Introduction The role of sex compared to comorbidities and other prognostic variables in patients with coronavirus disease (COVID-19) is unclear. Methods This is a retrospective observational study on patients with COVID-19 infection, referred to 13 cardiology units. The primary objective was to assess the difference in risk of death between the sexes. The secondary objective was to explore sex-based heterogeneity in the association between demographic, clinical and laboratory variables, and patients’ risk of death. Results Seven hundred and one patients were included: 214 (30.5%) women and 487 (69.5%) men. During a median follow-up of 15 days, deaths occurred in 39 (18.2%) women and 126 (25.9%) men. In a multivariable Cox regression model, men had a nonsignificantly higher risk of death vs. women (P = 0.07). The risk of death was more than double in men with a low lymphocytes count as compared with men with a high lymphocytes count [overall survival hazard ratio (OS-HR) 2.56, 95% confidence interval (CI) 1.72–3.81]. In contrast, lymphocytes count was not related to death in women (P = 0.03). Platelets count was associated with better outcome in men (OS-HR for increase of 50 × 103 units: 0.88 95% CI 0.78–1.00) but not in women. The strength of association between higher PaO2/FiO2 ratio and lower risk of death was larger in women (OS-HR for increase of 50 mmHg/%: 0.72, 95% CI 0.59–0.89) vs. men (OS-HR: 0.88, 95% CI 0.80–0.98; P = 0.05). Conclusions Patients’ sex is a relevant variable that should be taken into account when evaluating risk of death from COVID-19. There is a sex-based heterogeneity in the association between baseline variables and patients’ risk of death.

Sex-related differences in patients with coronavirus disease 2019: results of the Cardio-COVID-Italy multicentre study / C.M. Lombardi, C. Specchia, F. Conforti, M.T.L. Rovere, V. Carubelli, P. Agostoni, S. Carugo, G.B. Danzi, M. Guazzi, A. Mortara, M. Piepoli, I. Porto, G. Sinagra, M. Volterrani, P. Ameri, M. Gnecchi, S. Leonardi, M. Merlo, A. Iorio, A. Bellasi, C. Canale, R. Camporotondo, F. Catagnano, L.A.D. Vecchia, M. Di Pasquale, S. Giovinazzo, G. Maccagni, M. Mapelli, D. Margonato, L. Monzo, V. Nuzzi, C. Oriecuia, L. Pala, G. Peveri, A. Pozzi, G. Provenzale, F. Sarullo, M. Adamo, D. Tomasoni, R.M. Inciardi, M. Senni, M. Metra. - In: JOURNAL OF CARDIOVASCULAR MEDICINE. - ISSN 1558-2027. - 23:(2022), pp. 254-263. [10.2459/JCM.0000000000001261]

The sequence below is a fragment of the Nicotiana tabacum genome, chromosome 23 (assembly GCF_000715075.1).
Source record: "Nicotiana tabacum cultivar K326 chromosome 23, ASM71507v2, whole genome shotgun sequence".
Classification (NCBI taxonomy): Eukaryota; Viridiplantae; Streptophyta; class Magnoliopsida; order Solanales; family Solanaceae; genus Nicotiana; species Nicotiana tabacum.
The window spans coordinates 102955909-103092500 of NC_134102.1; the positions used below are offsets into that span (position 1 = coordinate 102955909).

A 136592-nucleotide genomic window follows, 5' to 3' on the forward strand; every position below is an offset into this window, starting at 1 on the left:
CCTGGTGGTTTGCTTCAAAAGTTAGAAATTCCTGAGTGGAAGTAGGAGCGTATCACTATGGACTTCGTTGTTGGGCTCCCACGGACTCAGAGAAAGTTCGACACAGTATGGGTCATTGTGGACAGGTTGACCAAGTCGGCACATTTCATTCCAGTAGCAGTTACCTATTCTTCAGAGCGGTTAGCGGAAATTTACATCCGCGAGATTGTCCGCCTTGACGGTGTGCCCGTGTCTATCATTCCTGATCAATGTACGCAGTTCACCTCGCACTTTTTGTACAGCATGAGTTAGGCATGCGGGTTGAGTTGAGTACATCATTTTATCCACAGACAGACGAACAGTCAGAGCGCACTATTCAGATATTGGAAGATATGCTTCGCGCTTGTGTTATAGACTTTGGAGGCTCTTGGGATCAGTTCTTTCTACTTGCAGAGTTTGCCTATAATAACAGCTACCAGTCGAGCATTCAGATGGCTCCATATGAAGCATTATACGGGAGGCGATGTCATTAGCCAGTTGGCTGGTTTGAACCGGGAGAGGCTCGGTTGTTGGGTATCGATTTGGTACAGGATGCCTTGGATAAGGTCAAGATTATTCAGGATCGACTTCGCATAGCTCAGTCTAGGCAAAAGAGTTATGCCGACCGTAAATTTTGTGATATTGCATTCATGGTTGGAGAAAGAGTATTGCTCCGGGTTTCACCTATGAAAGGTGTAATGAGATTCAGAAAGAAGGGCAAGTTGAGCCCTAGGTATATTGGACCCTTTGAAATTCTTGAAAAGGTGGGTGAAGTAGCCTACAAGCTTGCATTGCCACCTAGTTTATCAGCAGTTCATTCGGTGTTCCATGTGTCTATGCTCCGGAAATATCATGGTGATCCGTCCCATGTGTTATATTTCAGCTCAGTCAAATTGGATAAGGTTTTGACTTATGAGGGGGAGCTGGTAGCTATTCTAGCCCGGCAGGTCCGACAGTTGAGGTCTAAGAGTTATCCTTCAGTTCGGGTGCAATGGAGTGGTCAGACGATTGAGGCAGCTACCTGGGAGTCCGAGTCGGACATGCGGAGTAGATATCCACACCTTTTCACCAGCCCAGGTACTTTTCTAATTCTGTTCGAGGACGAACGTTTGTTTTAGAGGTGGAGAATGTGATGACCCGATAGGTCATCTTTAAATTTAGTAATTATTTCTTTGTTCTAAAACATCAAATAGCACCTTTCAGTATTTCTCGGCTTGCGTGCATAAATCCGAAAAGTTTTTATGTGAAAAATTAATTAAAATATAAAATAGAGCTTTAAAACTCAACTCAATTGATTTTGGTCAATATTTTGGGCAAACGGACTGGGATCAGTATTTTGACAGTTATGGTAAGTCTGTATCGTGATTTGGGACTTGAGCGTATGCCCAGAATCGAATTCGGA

Sex-related differences in patients with coronavirus disease 2019: results of the Cardio-COVID-Italy multicentre study

F. Conforti;P. Agostoni;S. Carugo;M. Guazzi;M. Mapelli;G. Peveri;G. Provenzale;
2022

Abstract

Introduction The role of sex compared to comorbidities and other prognostic variables in patients with coronavirus disease (COVID-19) is unclear. Methods This is a retrospective observational study on patients with COVID-19 infection, referred to 13 cardiology units. The primary objective was to assess the difference in risk of death between the sexes. The secondary objective was to explore sex-based heterogeneity in the association between demographic, clinical and laboratory variables, and patients’ risk of death. Results Seven hundred and one patients were included: 214 (30.5%) women and 487 (69.5%) men. During a median follow-up of 15 days, deaths occurred in 39 (18.2%) women and 126 (25.9%) men. In a multivariable Cox regression model, men had a nonsignificantly higher risk of death vs. women (P = 0.07). The risk of death was more than double in men with a low lymphocytes count as compared with men with a high lymphocytes count [overall survival hazard ratio (OS-HR) 2.56, 95% confidence interval (CI) 1.72–3.81]. In contrast, lymphocytes count was not related to death in women (P = 0.03). Platelets count was associated with better outcome in men (OS-HR for increase of 50 × 103 units: 0.88 95% CI 0.78–1.00) but not in women. The strength of association between higher PaO2/FiO2 ratio and lower risk of death was larger in women (OS-HR for increase of 50 mmHg/%: 0.72, 95% CI 0.59–0.89) vs. men (OS-HR: 0.88, 95% CI 0.80–0.98; P = 0.05). Conclusions Patients’ sex is a relevant variable that should be taken into account when evaluating risk of death from COVID-19. There is a sex-based heterogeneity in the association between baseline variables and patients’ risk of death.
Settore MED/11 - Malattie dell'Apparato Cardiovascolare
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Utilizza questo identificativo per citare o creare un link a questo documento: http://hdl.handle.net/2434/899225
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